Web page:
Thai Protesters Push for Democracy

Anita Baloukjy
Staff Writer

Tens of thousands of protesters marched in Bangkok last Saturday calling for democratic reforms. This comes after two months of demonstrations across the country. Protesters gathered at the Thammasat University campus and at Sanam Luang, a public square close to King Maha Vajiralongkorn’s official residence at the Grand Palace.

Reuters estimates that at least 30,000 people attended the demonstration. However, organizers said there were more than 50,000 people, and the police said that there were only 18,000. Nevertheless, this makes it the biggest protest since Prime Minister Prayuth Chan-ocha seized power in a 2014 coup d’etat. Protesters carried signs denouncing the government and chanted calls for change. They could also be seen raising their hands in a three-finger salute, a symbol of resistance attributed to the Hunger Games trilogy.

At the heart of this growing movement are high school and university students demanding change. “Students have spearheaded one of the biggest mass movements in Thailand in years, posing a once-unthinkable threat to the kingdom’s political institutions — including the powerful monarchy,” The Washington Post reports. The movement began with students in towns all over the country, inspiring other sections of society.

One of the many passionate protesters is 21-year-old student leader and activist Panasaya “Rung” Sitthijirawattanakul, who took to a public stage and addressed Thailand’s King Vajiralongkorn directly. If her comments are deemed defamatory to the monarchy, she could be punished with fifteen years in prison under the country’s strict lèse-majesté laws. The movement is breaking a taboo of criticizing the monarchy in Thailand, where the powerful royal institution is regarded with deity-like reverence, and thus rewriting the social boundaries of topics of discussion. Anucha Burapachaisri, a government spokesman, said that the police would not use violence against the protesters, instead deciding to prosecute any illegal speech.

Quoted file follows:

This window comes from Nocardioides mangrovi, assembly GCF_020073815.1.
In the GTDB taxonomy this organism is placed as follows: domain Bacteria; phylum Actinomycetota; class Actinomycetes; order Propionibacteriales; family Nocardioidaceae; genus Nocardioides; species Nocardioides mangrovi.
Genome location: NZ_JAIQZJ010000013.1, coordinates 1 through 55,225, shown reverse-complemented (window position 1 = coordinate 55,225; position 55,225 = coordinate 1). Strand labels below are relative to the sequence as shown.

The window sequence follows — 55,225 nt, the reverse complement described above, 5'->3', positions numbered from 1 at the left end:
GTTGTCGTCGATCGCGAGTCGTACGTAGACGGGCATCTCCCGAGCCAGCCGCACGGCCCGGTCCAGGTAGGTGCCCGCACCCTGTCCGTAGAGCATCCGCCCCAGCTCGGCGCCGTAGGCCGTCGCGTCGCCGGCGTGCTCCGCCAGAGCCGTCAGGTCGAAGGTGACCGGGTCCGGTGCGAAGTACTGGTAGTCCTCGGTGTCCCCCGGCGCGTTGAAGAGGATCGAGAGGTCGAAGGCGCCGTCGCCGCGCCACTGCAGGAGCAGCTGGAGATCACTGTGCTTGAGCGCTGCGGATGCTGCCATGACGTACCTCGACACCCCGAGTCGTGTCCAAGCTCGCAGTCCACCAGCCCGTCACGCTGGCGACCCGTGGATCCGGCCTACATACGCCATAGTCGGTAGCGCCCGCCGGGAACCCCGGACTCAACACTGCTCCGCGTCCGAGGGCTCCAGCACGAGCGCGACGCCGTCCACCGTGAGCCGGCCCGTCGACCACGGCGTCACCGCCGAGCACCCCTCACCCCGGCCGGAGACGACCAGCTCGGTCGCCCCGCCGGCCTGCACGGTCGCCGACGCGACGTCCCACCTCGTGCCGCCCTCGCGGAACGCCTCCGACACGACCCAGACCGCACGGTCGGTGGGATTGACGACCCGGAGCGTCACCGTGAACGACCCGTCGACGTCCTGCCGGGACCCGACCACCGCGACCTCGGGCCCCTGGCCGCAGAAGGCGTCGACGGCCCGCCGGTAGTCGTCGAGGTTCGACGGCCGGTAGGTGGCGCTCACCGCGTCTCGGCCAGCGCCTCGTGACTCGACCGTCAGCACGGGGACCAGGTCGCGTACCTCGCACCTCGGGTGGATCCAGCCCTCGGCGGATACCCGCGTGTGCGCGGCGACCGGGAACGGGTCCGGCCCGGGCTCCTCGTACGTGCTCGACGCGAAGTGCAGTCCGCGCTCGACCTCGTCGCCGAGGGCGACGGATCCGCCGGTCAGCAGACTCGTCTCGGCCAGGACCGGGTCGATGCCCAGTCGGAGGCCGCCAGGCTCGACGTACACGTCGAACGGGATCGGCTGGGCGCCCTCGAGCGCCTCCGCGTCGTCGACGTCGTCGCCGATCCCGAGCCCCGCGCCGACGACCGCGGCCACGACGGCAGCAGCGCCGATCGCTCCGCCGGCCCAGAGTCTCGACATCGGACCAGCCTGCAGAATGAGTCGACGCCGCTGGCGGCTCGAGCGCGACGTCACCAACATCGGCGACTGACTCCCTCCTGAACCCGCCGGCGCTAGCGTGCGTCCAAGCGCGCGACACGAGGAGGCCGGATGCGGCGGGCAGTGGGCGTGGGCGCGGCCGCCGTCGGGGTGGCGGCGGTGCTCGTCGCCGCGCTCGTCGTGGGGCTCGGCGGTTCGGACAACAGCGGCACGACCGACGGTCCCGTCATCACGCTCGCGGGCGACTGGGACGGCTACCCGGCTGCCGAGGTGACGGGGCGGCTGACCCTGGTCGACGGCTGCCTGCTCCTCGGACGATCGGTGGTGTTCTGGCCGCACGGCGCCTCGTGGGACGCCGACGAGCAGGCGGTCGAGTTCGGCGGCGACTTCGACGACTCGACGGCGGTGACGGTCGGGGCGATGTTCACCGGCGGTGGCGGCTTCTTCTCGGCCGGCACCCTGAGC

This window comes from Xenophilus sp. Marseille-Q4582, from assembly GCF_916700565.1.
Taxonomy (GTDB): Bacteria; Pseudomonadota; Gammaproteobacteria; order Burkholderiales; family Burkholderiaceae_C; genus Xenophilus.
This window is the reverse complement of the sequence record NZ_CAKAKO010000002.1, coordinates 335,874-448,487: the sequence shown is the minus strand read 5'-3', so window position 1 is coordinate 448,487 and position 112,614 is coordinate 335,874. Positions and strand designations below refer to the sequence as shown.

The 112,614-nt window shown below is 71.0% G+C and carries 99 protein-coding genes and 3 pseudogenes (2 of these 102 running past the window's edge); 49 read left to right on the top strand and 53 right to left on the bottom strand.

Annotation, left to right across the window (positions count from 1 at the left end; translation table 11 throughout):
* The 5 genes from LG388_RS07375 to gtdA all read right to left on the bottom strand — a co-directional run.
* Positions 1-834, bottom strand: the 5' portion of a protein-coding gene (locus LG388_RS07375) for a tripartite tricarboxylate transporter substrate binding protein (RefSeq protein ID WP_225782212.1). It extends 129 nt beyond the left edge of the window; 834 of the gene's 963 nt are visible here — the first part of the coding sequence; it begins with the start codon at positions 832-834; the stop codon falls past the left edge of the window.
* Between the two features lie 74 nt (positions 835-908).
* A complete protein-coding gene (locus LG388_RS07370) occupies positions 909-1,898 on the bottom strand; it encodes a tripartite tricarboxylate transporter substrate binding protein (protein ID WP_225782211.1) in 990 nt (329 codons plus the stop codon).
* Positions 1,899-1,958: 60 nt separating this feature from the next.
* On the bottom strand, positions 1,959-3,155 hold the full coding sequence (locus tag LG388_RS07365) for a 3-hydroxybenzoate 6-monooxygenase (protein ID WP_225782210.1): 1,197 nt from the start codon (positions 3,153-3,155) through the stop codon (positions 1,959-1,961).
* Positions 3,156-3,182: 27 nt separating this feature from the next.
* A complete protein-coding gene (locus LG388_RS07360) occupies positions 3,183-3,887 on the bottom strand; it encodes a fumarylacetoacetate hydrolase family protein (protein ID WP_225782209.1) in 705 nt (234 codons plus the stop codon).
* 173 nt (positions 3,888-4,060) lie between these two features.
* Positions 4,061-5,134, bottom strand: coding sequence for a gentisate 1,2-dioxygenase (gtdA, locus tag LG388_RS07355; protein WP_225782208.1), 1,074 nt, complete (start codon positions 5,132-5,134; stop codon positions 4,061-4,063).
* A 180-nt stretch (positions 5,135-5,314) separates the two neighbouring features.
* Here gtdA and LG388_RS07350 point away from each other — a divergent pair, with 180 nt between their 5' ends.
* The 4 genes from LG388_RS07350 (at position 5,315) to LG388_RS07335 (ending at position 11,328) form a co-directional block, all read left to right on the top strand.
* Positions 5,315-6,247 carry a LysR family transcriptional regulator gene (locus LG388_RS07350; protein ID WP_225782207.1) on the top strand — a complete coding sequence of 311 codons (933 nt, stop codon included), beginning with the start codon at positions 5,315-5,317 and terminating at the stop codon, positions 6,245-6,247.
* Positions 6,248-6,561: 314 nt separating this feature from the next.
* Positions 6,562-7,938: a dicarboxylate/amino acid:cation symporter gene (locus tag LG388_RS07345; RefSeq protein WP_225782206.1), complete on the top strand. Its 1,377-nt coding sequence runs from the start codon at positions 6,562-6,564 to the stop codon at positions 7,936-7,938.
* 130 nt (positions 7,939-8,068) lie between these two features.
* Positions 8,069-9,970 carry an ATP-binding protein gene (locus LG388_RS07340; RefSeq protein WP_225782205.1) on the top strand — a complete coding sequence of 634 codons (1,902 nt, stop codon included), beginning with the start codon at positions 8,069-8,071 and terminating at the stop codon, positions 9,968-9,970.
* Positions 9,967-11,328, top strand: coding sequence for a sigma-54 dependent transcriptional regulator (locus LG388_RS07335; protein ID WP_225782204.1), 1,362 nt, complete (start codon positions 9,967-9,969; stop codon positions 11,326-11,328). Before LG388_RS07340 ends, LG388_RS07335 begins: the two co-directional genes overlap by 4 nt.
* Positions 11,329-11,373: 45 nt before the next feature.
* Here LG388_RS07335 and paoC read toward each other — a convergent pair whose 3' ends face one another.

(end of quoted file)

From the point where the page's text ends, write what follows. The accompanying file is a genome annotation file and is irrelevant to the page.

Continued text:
Protesters rallied to the government house to deliver a petition and to convey their demands. They were halted by unarmed police manning crowd-control barriers, although the Royal Guard Police agreed to deliver their message. The demands included revoking laws against defaming the monarchy, creating a new constitution, abolishing royal offices, removing the military junta, and demobilizing the King’s royal guards. According to CNN, reforming the monarchy is becoming the predominant order. Another demand called for a separation between the King’s private funds and the crown assets. The people wish to have a legitimate constitutional monarchy that puts the monarch underneath the constitution. They are calling for the modernization of the monarchy, not its end.

Rights groups say that the authorities are attempting to suppress the protests by arresting activists and by putting pressure on universities to stop students from demanding monarchy reform, according to the Guardian. In addition, the government has commanded Facebook to geo-block content that is critical of the royal family. This would include a page that has more than a million members.

Despite facing difficulties, the movement’s momentum shows no signs of decreasing, with protesters announcing that they will mount a major strike on October 14, the anniversary of the 1973 student uprising, Al Jazeera reports. Protesters raised a plaque at Sanam Luang on early Saturday morning which read, “At this place, the people have expressed their will: That this country belongs to the people and is not the property of the monarch as they have deceived us.”

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